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April 21, 2014

Andrew Silow-Carroll: Passoverkill? Suggestions to make next year's seders even more culturally sensitive

Sara Israelsen Hartley: Seeking the Divine: An ancient connection in a new context

Christine M. Flowers: Priest's execution in Syria should be call to action

Courtnie Erickson: How to help kids accept the poor decisions of others

Lizette Borreli: A Glass Of Milk A Day Keeps Knee Arthritis At Bay

Lizette Borreli: 5 Health Conditions Your Breath Knows Before You Do

The Kosher Gourmet by Betty Rosbottom Coconut Walnut Bars' golden brown morsels are a beautifully balanced delectable delight

April 18, 2014

Rabbi Yonason Goldson: Clarifying one of the greatest philosophical conundrums in theology

Caroline B. Glick: The disappearance of US will

Megan Wallgren: 10 things I've learned from my teenagers

Lizette Borreli: Green Tea Boosts Brain Power, May Help Treat Dementia

John Ericson: Trying hard to be 'positive' but never succeeding? Blame Your Brain

The Kosher Gourmet by Julie Rothman Almondy, flourless torta del re (Italian king's cake), has royal roots, is simple to make, . . . but devour it because it's simply delicious

April 14, 2014

Rabbi Dr Naftali Brawer: Passover frees us from the tyranny of time

Greg Crosby: Passing Over Religion

Eric Schulzke: First degree: How America really recovered from a murder epidemic

Georgia Lee: When love is not enough: Teaching your kids about the realities of adult relationships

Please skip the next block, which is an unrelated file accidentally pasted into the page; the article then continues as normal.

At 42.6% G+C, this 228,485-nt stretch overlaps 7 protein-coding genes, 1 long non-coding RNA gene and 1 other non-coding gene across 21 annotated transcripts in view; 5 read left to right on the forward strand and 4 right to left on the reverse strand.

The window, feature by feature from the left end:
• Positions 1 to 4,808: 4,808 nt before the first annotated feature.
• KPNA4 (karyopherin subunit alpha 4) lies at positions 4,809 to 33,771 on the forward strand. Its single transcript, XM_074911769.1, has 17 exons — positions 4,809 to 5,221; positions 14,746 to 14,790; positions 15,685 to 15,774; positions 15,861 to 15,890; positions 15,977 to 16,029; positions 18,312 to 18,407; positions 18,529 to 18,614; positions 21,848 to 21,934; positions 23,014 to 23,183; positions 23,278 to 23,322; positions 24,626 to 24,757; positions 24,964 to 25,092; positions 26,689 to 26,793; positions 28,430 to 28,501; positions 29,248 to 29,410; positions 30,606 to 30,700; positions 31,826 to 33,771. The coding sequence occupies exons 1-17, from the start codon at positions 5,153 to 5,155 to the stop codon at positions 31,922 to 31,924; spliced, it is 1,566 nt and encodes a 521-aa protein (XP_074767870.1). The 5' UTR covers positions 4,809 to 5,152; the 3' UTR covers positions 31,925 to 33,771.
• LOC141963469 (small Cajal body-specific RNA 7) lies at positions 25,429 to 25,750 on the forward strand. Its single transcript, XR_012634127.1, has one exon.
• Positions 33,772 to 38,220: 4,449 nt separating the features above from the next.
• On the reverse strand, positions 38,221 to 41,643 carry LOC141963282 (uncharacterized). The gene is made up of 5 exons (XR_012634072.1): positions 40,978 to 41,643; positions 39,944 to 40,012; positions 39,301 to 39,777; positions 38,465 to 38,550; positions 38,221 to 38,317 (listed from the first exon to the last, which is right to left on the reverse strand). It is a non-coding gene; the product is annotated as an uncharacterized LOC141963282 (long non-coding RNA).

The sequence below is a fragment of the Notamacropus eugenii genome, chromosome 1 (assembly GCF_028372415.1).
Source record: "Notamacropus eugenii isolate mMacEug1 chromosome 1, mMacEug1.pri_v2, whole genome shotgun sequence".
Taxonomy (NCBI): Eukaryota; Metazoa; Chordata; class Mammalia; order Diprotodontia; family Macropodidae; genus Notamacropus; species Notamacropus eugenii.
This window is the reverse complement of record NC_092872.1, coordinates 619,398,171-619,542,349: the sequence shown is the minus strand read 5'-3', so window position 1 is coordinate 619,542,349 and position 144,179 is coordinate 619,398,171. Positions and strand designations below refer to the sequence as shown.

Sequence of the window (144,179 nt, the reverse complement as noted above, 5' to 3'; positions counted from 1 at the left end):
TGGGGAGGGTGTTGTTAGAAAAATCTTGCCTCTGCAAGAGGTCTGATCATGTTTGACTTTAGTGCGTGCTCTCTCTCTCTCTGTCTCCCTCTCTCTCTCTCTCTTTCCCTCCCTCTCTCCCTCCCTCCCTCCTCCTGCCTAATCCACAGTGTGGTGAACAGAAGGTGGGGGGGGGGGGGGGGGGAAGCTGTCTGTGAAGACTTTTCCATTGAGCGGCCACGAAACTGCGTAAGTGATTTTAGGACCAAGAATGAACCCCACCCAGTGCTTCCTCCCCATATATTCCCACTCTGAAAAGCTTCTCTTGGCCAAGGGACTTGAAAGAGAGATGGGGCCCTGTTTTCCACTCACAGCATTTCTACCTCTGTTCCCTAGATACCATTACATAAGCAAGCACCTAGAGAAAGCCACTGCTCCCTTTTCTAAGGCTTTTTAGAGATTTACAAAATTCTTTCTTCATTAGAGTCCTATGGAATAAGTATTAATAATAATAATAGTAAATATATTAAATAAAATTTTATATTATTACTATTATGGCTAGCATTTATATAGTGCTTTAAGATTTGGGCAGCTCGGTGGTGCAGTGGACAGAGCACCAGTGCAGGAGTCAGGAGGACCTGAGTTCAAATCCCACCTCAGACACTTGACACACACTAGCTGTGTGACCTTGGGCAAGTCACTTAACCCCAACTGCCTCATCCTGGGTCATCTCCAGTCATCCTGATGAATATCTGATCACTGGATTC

Cameron Huddleston: Freebies for Your Lawn and Garden

Gordon Pape: How you can tell if your financial adviser is setting you up for potential ruin

Dana Dovey: Up to 500,000 people die each year from hepatitis C-related liver disease. New Treatment Has Over 90% Success Rate

Justin Caba: Eating Watermelon Can Help Control High Blood Pressure

The Kosher Gourmet by Joshua E. London and Lou Marmon Don't dare pass over these Pesach picks for Manischewitz!

April 11, 2014

Rabbi Hillel Goldberg: Silence is much more than golden

Caroline B. Glick: Forgetting freedom at Passover

Susan Swann: How to value a child for who he is, not just what he does

Cameron Huddleston: 7 Financial Tasks You Should Tackle Right Now

Sandra Block and Lisa Gerstner: How to Profit From Your Passion

Susan Scutti: A Simple Blood Test Might Soon Diagnose Cancer

Chris Weller: Have A Slow Metabolism? Let Science Speed It Up For You